We’re often concerned with a lens’s performance at its largest available aperture, where sharpness often drops off. But for macro lenses, where you often need to use a small aperture to eke out a little extra depth of field, good sharpness and contrast is also very desirable at around f/16. This is difficult to achieve due to the effects of diffraction (bending of light rays), which become more problematic at small apertures.

How much difference does aperture really make to depth of field in macro shooting? Let’s take the Canon 60mm lens on an APS-C body as an example. At its closest focus setting of 20cm, an aperture of f/16 will give you a depth of field of about 4mm in total. Shrink the aperture to f/5.6 and the entire depth of field is reduced to just 1.7mm.

Mind the gap

Whereas a 100mm macro lens will have a closest focus distance of about 30cm, it’s only about 20cm for a 50mm macro lens. However, this isn’t the gap between the front of the lens and the subject you’re shooting. Instead the focus distance, as always, is measured from the ‘focal plane’ (the position of the image sensor in a digital camera) and the subject. Since the image sensor is towards the rear of the camera and the lens itself cuts into the distance, the gap between the front of the lens and what you’re shooting can end up being very small.

A true macro lens enables you to fill the frame with small details.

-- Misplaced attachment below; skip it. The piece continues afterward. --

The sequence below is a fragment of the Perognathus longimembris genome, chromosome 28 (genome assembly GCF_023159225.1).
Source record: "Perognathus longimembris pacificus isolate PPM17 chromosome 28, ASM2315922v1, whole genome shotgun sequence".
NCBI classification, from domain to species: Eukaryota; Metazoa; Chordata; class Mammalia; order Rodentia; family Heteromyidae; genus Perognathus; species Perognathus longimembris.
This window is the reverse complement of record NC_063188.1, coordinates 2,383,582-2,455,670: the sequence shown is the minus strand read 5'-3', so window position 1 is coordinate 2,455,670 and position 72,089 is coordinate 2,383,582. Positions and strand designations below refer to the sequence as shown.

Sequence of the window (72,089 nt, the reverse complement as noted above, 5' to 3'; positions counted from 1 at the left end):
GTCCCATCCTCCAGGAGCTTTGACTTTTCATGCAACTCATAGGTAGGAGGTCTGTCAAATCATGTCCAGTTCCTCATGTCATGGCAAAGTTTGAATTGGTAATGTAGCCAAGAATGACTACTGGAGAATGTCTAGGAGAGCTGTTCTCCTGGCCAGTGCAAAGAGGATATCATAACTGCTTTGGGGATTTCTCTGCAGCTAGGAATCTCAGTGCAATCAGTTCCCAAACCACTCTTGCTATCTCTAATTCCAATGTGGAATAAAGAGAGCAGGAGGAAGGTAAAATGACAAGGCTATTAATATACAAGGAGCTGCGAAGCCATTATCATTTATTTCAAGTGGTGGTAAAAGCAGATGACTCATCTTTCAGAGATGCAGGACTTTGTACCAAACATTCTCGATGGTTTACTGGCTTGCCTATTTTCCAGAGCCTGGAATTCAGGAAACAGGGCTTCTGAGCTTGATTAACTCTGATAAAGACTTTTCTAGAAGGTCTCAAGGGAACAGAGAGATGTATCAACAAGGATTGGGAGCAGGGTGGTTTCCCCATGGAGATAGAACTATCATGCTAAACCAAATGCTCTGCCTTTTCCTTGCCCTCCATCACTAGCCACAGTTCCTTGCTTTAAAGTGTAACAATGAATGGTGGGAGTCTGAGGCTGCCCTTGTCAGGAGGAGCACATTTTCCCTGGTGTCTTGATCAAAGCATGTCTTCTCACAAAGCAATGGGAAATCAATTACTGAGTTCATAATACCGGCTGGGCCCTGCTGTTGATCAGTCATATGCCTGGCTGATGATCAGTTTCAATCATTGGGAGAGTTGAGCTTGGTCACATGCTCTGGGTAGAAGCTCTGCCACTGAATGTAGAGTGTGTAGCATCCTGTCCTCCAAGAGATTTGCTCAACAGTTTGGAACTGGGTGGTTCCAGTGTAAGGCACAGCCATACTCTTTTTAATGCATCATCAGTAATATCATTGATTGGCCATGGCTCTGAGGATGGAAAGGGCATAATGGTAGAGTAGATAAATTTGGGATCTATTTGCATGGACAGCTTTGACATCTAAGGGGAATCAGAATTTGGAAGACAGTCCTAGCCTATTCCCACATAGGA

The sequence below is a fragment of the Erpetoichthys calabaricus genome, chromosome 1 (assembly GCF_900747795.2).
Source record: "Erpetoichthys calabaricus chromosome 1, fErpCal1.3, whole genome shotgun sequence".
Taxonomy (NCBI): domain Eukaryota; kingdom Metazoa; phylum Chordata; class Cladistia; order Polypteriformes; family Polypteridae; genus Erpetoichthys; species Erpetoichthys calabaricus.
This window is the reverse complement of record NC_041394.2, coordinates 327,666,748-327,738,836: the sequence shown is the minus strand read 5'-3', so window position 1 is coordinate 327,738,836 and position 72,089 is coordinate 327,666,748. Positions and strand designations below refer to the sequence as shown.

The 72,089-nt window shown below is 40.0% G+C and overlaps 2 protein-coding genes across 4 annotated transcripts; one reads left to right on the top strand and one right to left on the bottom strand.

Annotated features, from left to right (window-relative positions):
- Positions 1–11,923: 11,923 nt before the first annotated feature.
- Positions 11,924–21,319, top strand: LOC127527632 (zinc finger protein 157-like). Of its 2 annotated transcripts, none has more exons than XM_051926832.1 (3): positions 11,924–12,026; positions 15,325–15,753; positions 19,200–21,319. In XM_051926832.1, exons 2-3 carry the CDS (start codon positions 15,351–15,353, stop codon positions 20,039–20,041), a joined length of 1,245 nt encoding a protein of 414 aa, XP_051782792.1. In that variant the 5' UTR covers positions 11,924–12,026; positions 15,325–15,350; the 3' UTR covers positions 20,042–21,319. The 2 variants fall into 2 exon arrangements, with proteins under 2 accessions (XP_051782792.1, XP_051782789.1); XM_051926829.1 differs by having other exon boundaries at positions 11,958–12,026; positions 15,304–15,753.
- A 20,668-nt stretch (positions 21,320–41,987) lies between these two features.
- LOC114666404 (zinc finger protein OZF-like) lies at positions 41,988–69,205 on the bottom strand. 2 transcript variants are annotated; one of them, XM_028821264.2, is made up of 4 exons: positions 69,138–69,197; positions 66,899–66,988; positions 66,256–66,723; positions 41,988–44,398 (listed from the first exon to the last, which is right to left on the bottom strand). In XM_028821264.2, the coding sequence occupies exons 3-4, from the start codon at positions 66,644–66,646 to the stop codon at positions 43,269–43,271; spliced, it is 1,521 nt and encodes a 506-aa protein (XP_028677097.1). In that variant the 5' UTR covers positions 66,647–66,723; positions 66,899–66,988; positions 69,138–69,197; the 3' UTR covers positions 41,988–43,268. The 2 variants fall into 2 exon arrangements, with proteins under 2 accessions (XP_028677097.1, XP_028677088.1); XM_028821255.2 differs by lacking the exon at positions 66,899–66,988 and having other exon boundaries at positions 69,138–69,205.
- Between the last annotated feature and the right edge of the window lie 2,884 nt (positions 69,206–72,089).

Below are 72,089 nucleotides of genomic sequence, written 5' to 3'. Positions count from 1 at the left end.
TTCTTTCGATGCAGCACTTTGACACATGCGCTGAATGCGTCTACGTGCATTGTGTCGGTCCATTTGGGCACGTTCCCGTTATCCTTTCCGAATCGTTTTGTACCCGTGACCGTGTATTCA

A true macro lens enables you to fill the frame with small details.

To make matters worse, while some macro lenses in this group have internal focus mechanisms, others don’t. The front elements of the Canon 50mm, both Nikon lenses, and the Sigma and Sony lenses all extend forwards as you focus down towards the closest focus distance. For example, the Sony 50mm has a stated length of 67mm. However, it extends to 114mm at its closest focus setting.

Add on the depth of the image sensor within the attached camera body and its front element comes to just 5cm from the object you’re photographing when using the closest focus distance. You can often find that the lens casts a shadow over what you’re shooting, or at least cuts out some of the light on the subject. Illumination from a camera’s pop-up flash can also be obscured and, if you need to light the subject from an oblique angle, it’s easy to end up with deep but unwanted shadows (see Ringflash Explained).